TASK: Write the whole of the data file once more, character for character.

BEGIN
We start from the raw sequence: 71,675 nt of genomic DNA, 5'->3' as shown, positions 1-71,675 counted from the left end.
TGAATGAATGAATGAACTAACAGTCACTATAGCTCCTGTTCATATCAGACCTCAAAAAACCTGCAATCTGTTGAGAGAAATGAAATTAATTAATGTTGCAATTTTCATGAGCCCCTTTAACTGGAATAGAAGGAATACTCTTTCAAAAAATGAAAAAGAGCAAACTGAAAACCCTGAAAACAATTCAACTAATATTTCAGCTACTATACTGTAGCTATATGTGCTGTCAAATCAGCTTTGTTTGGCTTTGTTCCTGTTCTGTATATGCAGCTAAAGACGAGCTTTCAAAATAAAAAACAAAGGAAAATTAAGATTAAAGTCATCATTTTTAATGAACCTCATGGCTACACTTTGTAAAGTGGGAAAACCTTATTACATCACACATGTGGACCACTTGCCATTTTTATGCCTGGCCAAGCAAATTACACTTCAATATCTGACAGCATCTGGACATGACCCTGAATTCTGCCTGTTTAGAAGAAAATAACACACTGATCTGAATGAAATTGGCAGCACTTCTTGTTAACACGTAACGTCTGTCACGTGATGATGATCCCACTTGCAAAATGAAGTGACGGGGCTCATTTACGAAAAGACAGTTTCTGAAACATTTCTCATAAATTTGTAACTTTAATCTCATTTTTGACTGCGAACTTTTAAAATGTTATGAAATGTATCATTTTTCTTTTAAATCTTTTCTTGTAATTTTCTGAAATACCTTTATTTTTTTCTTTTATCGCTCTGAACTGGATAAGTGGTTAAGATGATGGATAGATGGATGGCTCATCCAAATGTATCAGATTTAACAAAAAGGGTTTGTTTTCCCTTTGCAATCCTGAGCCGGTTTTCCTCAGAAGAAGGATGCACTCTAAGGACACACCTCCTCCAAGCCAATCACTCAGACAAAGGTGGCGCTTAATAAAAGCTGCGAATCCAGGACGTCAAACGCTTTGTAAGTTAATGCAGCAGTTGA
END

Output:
We start from the raw sequence: 71,675 nt of genomic DNA, 5'->3' as shown, positions 1-71,675 counted from the left end.
TGAATGAATGAATGAACTAACAGTCACTATAGCTCCTGTTCATATCAGACCTCAAAAAACCTGCAATCTGTTGAGAGAAATGAAATTAATTAATGTTGCAATTTTCATGAGCCCCTTTAACTGGAATAGAAGGAATACTCTTTCAAAAAATGAAAAAGAGCAAACTGAAAACCCTGAAAACAATTCAACTAATATTTCAGCTACTATACTGTAGCTATATGTGCTGTCAAATCAGCTTTGTTTGGCTTTGTTCCTGTTCTGTATATGCAGCTAAAGACGAGCTTTCAAAATAAAAAACAAAGGAAAATTAAGATTAAAGTCATCATTTTTAATGAACCTCATGGCTACACTTTGTAAAGTGGGAAAACCTTATTACATCACACATGTGGACCACTTGCCATTTTTATGCCTGGCCAAGCAAATTACACTTCAATATCTGACAGCATCTGGACATGACCCTGAATTCTGCCTGTTTAGAAGAAAATAACACACTGATCTGAATGAAATTGGCAGCACTTCTTGTTAACACGTAACGTCTGTCACGTGATGATGATCCCACTTGCAAAATGAAGTGACGGGGCTCATTTACGAAAAGACAGTTTCTGAAACATTTCTCATAAATTTGTAACTTTAATCTCATTTTTGACTGCGAACTTTTAAAATGTTATGAAATGTATCATTTTTCTTTTAAATCTTTTCTTGTAATTTTCTGAAATACCTTTATTTTTTTCTTTTATCGCTCTGAACTGGATAAGTGGTTAAGATGATGGATAGATGGATGGCTCATCCAAATGTATCAGATTTAACAAAAAGGGTTTGTTTTCCCTTTGCAATCCTGAGCCGGTTTTCCTCAGAAGAAGGATGCACTCTAAGGACACACCTCCTCCAAGCCAATCACTCAGACAAAGGTGGCGCTTAATAAAAGCTGCGAATCCAGGACGTCAAACGCTTTGTAAGTTAATGCAGCAGTTGA